Tag Archives: HR

Appraisals and other HR monsters

It shouldn’t be grey and fuzzy

OK, so it’s that time of the year again. You are snowed under, rushing to meet your deadlines, running around closing deals, signing lots of papers, preparing the business review presentation… and then you realize it’s appraisal time. Damn! Damndamn! Admit it.

For many managers this is a pain in the proverbial. Why? Because, to quote a classic, they are doing it wrong…

We tend to set up appraisal mechanisms designed by benevolent people with several assistants to ensure people get a fair review. What they end up ensuring is that a manager (usually with no assistant) up to her neck in urgent matters ends up rushing through the process for the purpose of compliance. This usually happens in the larger type of organization. In smaller operations these items tend to get filed under “BS” and never get done.

In both cases, we are missing the essence of the matter: You need to pay attention to your people. In a small company, appraisals are usually continuous and part of the daily routine. “Nice job, Georgia”, “Let’s take a look at that report you set up, Paul”, “What the hell were you thinking, Jean?” and so on. Fair enough. But if you want to develop professional co-workers, you must first act professionally and treat them as professionals. That means taking the time to pay attention to their performance, taking time to understand what makes them tick and then sit down with them and tock (sorry-couldn’t help myself).

People prepare for their appraisal. Many get stressed out about sitting with the boss. They lose sleep the night before and may even rehearse what they are going to say and try to anticipate your input. So don’t take it lightly. Prepare for the meeting and set aside the time. Avoid interruptions, set up a neutral space (a conference room) and have a numbers based discussion. Yes, it’s back to the numbers. You should be able to build a case by combining the cold facts with the personal reality sitting in front of you. If you have been clear in setting targets for your people, appraisals are so much easier. They have their hard targets, their soft targets, their professional development targets and they know how they measure up against them. If you have not set your targets carefully you are in for surprises. People without clear targets will always assume that they are in the green. Wait for the shocked silences when you paint a different picture. “What do you mean I’m below target? I’ve brought in LOTS of revenue and a BUNCH of new customers!”. Of course when asked how much 5% of LOTS is they usually have some trouble quantifying.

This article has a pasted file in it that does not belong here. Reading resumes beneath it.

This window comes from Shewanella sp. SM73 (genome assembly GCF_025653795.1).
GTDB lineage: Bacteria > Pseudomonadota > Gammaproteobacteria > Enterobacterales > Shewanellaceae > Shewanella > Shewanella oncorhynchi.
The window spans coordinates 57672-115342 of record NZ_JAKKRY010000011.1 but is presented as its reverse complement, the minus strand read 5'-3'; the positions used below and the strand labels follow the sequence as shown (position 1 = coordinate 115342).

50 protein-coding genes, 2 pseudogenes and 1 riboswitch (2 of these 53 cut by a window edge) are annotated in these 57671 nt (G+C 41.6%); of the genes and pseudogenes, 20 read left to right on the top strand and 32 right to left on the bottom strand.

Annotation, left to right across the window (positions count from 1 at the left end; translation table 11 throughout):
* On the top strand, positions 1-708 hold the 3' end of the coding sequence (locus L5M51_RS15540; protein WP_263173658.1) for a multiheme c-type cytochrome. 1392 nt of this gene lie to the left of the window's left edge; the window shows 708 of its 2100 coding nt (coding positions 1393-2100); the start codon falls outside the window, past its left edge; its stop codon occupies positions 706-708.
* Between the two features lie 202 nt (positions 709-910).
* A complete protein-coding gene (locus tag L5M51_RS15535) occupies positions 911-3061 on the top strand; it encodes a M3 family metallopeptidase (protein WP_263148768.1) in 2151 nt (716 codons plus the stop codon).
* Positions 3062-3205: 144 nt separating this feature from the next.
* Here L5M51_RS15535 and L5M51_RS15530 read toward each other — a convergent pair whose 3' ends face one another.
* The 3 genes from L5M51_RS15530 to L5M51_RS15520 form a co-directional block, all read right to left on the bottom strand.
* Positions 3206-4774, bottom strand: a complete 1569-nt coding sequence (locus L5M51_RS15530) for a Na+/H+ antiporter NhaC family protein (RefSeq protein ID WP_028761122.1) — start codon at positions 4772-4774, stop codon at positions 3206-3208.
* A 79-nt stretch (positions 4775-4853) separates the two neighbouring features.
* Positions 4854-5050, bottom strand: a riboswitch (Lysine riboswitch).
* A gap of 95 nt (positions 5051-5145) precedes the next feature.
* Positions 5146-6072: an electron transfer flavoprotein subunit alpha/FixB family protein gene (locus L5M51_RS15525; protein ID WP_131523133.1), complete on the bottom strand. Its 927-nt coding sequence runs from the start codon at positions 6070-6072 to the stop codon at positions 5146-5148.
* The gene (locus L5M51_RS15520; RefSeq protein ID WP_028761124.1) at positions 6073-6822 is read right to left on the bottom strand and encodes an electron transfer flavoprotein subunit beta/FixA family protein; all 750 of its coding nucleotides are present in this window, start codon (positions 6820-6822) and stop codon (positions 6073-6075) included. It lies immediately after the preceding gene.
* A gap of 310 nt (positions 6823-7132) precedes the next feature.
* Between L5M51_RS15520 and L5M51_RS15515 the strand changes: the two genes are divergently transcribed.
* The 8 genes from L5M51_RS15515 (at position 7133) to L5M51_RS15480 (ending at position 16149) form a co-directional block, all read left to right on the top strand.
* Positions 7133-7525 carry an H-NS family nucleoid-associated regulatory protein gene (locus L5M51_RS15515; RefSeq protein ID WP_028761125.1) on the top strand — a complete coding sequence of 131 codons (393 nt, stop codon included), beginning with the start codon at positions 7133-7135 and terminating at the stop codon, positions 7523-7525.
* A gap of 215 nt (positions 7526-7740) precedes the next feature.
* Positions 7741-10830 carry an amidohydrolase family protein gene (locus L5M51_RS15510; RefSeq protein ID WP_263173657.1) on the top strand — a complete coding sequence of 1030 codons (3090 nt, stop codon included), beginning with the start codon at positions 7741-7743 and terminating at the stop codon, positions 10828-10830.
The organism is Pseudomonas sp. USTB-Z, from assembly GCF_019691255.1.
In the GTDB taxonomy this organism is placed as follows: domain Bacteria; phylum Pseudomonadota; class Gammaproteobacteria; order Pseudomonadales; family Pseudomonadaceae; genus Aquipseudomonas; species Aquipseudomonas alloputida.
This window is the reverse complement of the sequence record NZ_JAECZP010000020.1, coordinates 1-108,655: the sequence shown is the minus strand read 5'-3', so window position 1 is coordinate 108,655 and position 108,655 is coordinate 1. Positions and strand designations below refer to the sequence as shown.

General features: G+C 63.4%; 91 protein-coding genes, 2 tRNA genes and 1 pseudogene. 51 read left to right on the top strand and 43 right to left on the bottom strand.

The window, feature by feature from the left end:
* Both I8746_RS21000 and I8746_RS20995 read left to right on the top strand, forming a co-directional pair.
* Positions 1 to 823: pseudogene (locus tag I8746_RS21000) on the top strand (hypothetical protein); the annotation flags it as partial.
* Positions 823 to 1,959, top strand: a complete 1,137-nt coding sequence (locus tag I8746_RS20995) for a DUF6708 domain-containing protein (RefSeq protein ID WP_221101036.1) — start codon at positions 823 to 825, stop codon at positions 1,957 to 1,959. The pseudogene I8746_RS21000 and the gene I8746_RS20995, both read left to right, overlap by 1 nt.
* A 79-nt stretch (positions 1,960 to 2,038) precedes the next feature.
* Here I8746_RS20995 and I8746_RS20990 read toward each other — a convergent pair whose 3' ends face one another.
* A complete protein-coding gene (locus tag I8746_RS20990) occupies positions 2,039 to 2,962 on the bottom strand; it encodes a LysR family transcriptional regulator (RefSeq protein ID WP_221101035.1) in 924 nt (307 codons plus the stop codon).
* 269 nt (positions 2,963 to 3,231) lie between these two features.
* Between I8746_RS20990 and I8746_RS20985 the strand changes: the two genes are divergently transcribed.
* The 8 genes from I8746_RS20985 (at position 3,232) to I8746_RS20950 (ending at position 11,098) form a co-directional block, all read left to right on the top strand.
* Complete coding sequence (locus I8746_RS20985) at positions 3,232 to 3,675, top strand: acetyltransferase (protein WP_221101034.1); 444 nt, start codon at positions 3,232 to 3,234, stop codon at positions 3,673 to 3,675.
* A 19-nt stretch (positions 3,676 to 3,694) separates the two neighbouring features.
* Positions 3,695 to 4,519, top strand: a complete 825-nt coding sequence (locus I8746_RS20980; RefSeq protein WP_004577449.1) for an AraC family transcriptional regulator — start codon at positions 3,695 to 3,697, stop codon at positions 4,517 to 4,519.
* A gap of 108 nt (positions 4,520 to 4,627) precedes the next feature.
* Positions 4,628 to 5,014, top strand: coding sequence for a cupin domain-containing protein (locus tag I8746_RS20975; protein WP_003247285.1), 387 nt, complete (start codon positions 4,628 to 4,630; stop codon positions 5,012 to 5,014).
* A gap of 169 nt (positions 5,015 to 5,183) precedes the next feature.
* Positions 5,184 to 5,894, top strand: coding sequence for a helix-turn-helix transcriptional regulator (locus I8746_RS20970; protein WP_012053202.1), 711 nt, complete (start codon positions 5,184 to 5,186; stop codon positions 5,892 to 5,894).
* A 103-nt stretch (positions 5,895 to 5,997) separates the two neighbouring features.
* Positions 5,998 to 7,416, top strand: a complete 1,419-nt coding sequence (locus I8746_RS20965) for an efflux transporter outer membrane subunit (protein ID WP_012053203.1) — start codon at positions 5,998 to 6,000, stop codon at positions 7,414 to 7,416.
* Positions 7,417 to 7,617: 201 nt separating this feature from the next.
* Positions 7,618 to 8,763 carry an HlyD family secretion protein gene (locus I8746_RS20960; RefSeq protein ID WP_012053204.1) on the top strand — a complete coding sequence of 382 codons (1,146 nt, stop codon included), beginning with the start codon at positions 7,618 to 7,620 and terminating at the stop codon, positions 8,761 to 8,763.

Always make allowance for that annoying little thing called human nature. People have things going on outside the office. Some are good, some not so good, others may even border on the illegal. Try to know if there is a personal reason behind the sudden drop in performance. Then handle it discretely.

Remember, a co-worker should walk out of an appraisal meeting feeling refreshed and focused. There should be a sense of justice, recognition and direction. Otherwise just send the targets through the mail.

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Posted by on 01/11/2012 in Managing people


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Recruitment is everything

Get the right people on board – or else

You may be familiar with the credo that human capital is a company’s most important investment or asset or whatever. There is a problem with this statement if it does not contain a disclaimer. You see, investments often do not offer the expected yield and assets at some stage need to be written off, become obsolete, defunct etc.

So what is the disclaimer? Yes people are what companies are made of but they are only the most important investment if they have been correctly selected (just like shares, actually). They are only an asset (not in the accounting context) if they actually do what they were put there to do. Otherwise they are in fact a deficit, loss, waste or whatever else you would like to call it for the sake of political correctness.

I am something of a pragmatist, so I tend to get strange looks at meetings. One statement that earned me certain looks at an HR meeting was: “Most companies continue to employ people who are incompetent, unsuitable and downright wrong for the job”.

So how does this happen? Crappy recruitment, followed by lukewarm or non existent induction and initial follow up on new recruits.

There is so much emphasis placed on training and development. This is a good thing. It absolutely necessary and it costs sooo much. But… would you try to train your grandmother for the decathlon? Would you start training for the Olympics tomorrow? You can’t teach a cat to heel. So why does everybody insist on trying to. You can not train a self-centered, rude, uncouth b*st*rd to be customer centric. You can probably make them up to seem customer centric but that’s not culture, that’s fashion. And (surprise!) a good recruiter could have picked up on the negative traits fifteen minutes into the interview.

If you want to get things done, make sure to get the right person in the right position. Then you can help them develop to unbelievable levels.

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Posted by on 29/08/2012 in Managing people


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